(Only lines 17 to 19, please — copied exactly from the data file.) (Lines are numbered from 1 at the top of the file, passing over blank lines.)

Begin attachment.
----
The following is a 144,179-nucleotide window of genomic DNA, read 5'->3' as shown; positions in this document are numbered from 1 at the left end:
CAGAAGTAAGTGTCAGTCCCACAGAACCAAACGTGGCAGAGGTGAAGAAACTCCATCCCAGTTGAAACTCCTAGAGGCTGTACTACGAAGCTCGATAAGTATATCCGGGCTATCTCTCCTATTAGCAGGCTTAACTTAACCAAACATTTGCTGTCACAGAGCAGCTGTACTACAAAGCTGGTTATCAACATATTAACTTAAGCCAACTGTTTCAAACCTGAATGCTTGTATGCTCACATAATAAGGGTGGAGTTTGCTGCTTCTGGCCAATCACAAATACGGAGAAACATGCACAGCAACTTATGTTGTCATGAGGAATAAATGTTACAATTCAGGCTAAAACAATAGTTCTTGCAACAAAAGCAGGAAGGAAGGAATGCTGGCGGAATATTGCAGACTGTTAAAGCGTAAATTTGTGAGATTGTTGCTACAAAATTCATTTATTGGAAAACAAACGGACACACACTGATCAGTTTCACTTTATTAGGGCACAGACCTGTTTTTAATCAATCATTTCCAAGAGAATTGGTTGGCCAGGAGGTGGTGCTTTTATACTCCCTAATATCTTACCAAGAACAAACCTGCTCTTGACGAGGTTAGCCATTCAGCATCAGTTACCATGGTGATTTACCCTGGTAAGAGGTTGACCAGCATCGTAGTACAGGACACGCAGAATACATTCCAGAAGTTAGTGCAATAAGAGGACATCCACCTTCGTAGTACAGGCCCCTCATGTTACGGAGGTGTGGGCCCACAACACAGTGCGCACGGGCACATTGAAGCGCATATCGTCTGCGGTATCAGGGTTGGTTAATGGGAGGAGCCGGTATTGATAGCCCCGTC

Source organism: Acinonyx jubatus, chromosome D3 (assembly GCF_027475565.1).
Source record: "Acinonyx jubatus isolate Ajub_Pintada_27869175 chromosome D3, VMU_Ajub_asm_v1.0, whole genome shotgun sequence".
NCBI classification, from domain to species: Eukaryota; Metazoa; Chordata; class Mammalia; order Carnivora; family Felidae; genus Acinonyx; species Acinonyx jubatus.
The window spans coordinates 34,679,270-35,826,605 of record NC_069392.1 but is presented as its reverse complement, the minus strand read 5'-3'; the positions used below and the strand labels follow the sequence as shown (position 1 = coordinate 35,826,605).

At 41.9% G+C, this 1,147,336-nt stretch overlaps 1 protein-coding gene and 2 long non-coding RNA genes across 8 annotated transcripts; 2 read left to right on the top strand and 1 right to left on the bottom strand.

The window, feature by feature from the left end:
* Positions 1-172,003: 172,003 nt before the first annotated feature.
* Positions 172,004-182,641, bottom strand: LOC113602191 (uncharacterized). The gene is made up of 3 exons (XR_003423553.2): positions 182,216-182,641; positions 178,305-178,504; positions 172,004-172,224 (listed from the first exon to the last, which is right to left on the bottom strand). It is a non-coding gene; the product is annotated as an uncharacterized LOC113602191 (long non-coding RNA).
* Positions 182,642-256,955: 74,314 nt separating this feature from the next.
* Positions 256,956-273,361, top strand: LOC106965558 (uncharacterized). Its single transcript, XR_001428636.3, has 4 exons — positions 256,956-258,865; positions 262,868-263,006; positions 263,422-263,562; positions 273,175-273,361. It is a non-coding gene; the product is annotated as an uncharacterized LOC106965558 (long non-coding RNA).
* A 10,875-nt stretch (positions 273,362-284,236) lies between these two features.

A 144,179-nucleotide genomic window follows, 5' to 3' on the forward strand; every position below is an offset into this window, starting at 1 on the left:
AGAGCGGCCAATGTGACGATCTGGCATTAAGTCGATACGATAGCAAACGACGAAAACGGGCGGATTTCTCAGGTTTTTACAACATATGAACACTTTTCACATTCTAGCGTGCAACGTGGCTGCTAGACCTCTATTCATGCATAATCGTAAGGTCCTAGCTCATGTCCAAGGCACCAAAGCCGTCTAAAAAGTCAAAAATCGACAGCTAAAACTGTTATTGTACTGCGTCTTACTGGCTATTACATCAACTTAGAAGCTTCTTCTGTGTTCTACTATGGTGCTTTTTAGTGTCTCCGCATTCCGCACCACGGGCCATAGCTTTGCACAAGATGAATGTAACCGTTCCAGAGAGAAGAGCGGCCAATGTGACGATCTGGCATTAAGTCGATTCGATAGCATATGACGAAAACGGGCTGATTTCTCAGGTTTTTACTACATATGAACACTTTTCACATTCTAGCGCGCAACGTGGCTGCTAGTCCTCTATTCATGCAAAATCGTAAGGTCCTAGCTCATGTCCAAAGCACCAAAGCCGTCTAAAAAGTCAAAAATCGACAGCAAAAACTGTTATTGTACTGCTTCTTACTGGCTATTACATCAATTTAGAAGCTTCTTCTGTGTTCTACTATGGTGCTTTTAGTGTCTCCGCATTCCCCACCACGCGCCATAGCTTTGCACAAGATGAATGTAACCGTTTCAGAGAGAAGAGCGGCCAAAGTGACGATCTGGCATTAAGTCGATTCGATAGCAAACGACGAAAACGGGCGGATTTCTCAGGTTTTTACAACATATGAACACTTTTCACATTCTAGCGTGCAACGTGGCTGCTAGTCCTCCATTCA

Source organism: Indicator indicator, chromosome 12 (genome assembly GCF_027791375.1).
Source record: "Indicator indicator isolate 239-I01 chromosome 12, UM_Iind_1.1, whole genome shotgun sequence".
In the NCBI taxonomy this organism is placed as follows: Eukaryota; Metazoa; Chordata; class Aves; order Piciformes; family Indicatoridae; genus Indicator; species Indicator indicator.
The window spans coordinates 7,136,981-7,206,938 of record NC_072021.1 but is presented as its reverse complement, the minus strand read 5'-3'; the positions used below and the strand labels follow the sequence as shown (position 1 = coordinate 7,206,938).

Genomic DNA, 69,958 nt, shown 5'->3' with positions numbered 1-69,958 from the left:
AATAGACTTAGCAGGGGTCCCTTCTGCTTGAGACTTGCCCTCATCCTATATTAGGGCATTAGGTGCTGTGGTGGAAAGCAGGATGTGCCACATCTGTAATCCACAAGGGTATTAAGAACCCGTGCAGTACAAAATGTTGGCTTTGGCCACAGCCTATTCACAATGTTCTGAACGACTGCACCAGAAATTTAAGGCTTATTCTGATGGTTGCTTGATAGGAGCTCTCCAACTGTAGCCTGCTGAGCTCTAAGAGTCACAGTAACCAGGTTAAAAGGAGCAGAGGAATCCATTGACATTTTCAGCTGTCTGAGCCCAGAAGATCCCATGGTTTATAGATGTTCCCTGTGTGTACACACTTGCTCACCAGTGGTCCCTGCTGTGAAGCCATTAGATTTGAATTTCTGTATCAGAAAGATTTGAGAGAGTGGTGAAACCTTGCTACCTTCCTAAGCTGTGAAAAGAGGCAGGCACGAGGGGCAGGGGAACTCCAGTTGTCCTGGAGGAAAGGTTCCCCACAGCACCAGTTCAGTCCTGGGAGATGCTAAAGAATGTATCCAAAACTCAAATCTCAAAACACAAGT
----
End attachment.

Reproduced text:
Source record: "Indicator indicator isolate 239-I01 chromosome 12, UM_Iind_1.1, whole genome shotgun sequence".
In the NCBI taxonomy this organism is placed as follows: Eukaryota; Metazoa; Chordata; class Aves; order Piciformes; family Indicatoridae; genus Indicator; species Indicator indicator.
The window spans coordinates 7,136,981-7,206,938 of record NC_072021.1 but is presented as its reverse complement, the minus strand read 5'-3'; the positions used below and the strand labels follow the sequence as shown (position 1 = coordinate 7,206,938).